Right on cue, he finds himself opening the door to two young women — Genesis (Lorenza Izzo, Roth’s real-life wife) and Bel (Ana de Armas) — who need a phone, and a place to dry off during torrential downpour before hitting a party.
Evan plays gracious host, and is careful to keep things cordial and, more important, non-lecherous, even as they start oohing and ahhing over his extensive vinyl collection, over his shaggy hair, over his wise maturity — over all the things that a one-time hellraiser who has settled into the placidness of middle age wants people, especially young, scantily-clothed, sexually open-minded females, to notice.
It’s as though Genesis and Bel are close to the pre-cogs from “Minority Report,” castigating him for even thinking of betraying his wife and kids.
At the same time he’s not entirely blameless, and it becomes alternately horrifying and deeply satisfying watching them make a destructive mess of Evan’s moneyed home — tearing up his couches, breaking his records and busting up and graffiti-ing his artwork, including sculptures made by his wife due for a gallery in the morning.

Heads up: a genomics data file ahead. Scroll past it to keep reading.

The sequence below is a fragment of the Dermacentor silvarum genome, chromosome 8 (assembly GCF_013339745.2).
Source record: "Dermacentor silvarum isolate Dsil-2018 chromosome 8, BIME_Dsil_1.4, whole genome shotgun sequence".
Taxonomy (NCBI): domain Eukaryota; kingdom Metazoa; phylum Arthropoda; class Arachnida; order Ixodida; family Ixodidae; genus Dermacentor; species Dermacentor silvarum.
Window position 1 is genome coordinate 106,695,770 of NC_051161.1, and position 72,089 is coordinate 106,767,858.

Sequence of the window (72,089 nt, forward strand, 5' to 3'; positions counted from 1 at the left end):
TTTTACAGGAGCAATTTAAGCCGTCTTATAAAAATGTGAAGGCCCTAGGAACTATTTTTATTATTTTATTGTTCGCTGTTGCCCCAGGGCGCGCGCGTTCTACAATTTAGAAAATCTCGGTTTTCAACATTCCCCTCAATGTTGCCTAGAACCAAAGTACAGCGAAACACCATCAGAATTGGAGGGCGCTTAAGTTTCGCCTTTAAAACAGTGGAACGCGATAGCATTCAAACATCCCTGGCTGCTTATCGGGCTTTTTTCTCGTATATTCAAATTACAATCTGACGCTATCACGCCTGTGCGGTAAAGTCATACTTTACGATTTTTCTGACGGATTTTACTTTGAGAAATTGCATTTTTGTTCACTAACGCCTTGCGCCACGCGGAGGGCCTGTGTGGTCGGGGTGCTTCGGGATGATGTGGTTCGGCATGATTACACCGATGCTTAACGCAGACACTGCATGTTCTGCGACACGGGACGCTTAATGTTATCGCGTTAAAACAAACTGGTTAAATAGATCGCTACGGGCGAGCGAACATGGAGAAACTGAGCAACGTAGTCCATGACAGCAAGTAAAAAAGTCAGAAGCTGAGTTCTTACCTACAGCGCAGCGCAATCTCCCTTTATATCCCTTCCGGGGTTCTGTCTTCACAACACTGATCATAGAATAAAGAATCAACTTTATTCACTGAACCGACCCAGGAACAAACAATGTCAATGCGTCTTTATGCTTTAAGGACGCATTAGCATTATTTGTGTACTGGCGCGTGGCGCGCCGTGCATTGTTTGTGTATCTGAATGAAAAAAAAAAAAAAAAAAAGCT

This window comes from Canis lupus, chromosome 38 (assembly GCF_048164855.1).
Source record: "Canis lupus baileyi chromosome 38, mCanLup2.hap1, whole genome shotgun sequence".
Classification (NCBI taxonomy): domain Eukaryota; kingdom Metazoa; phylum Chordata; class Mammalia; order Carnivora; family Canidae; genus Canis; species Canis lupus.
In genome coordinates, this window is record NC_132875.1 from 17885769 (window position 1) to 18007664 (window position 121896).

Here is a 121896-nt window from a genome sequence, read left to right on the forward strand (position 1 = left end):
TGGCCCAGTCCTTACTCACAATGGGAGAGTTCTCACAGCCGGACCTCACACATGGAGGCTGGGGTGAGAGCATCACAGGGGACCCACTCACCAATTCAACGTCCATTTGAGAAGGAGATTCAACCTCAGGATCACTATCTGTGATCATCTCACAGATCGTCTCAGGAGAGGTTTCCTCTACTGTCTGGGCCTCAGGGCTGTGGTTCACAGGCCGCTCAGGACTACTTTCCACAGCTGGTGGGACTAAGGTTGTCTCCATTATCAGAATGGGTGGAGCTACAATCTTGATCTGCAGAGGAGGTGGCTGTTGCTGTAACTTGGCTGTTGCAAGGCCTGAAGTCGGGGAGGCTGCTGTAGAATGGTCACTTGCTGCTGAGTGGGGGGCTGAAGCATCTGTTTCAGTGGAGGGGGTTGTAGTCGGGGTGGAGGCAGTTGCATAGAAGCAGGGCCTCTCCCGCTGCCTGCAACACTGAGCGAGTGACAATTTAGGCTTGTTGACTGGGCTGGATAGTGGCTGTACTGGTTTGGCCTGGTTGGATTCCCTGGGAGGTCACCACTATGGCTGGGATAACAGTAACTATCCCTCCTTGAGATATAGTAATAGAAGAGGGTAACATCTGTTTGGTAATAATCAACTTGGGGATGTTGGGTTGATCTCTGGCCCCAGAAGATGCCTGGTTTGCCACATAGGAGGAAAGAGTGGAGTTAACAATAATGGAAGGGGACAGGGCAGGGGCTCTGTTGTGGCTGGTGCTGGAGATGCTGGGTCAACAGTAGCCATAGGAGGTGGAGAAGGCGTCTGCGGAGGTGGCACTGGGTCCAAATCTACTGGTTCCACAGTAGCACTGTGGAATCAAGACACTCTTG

They’re lost, they say, and they really need to get their bearings and maybe, you know, dry off, which of course necessitates them taking off their wet clothes…
Gentlemanly Evan offers Genesis and Bel a pair of robes and gradually begins to open up about his former life as a DJ.
The opening scenes of “Knock Knock” are brightly lit in the usual visual style for romantic comedy as the camera takes in the large Hollywood house of architect Evan Webber (Keanu Reeves) and his family in a voyeuristic way that makes it feel like we are spying on them.
The walls are covered in narcissistic posed photos of Evan with his artist wife Karen (Ignacia Allamand) and their two picture-perfect young kids, and much of the other available space, both inside and outside of the house, is taken up by Karen’s Antoni Gaudí-inspired sculptures.
But “Knock Knock” is very much its own movie, and Roth deserves some credit for keeping the updated narrative fairly plausible and also for moving it forward energetically.What's so wonderful about motherhood is that you're constantly busy.There's so much to do and I don't miss idle time at all.It’s a psychological thriller that often feels, especially in its first stretch, like a play.Keanu Reeves is Evan, an architect left alone in his gated community home to work while the wife and kids are off on a beach trip.